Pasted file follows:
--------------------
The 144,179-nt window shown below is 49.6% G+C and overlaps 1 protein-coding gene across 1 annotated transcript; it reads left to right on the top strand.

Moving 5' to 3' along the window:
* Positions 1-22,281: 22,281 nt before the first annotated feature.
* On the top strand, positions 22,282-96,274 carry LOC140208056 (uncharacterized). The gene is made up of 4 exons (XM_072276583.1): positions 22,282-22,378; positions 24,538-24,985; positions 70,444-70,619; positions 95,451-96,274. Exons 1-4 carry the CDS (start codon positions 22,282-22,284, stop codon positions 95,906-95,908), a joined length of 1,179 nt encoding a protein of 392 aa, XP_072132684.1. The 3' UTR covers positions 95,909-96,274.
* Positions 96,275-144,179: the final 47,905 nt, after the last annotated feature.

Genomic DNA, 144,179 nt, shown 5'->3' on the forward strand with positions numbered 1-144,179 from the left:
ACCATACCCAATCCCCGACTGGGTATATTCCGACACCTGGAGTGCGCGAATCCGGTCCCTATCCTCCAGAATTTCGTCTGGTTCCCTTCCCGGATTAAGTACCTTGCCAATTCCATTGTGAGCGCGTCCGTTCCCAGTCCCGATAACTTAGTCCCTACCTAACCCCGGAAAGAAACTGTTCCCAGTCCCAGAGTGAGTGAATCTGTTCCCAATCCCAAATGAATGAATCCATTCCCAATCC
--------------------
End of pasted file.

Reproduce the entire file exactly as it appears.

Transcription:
The 144,179-nt window shown below is 49.6% G+C and overlaps 1 protein-coding gene across 1 annotated transcript; it reads left to right on the top strand.

Moving 5' to 3' along the window:
* Positions 1-22,281: 22,281 nt before the first annotated feature.
* On the top strand, positions 22,282-96,274 carry LOC140208056 (uncharacterized). The gene is made up of 4 exons (XM_072276583.1): positions 22,282-22,378; positions 24,538-24,985; positions 70,444-70,619; positions 95,451-96,274. Exons 1-4 carry the CDS (start codon positions 22,282-22,284, stop codon positions 95,906-95,908), a joined length of 1,179 nt encoding a protein of 392 aa, XP_072132684.1. The 3' UTR covers positions 95,909-96,274.
* Positions 96,275-144,179: the final 47,905 nt, after the last annotated feature.

Genomic DNA, 144,179 nt, shown 5'->3' on the forward strand with positions numbered 1-144,179 from the left:
ACCATACCCAATCCCCGACTGGGTATATTCCGACACCTGGAGTGCGCGAATCCGGTCCCTATCCTCCAGAATTTCGTCTGGTTCCCTTCCCGGATTAAGTACCTTGCCAATTCCATTGTGAGCGCGTCCGTTCCCAGTCCCGATAACTTAGTCCCTACCTAACCCCGGAAAGAAACTGTTCCCAGTCCCAGAGTGAGTGAATCTGTTCCCAATCCCAAATGAATGAATCCATTCCCAATCC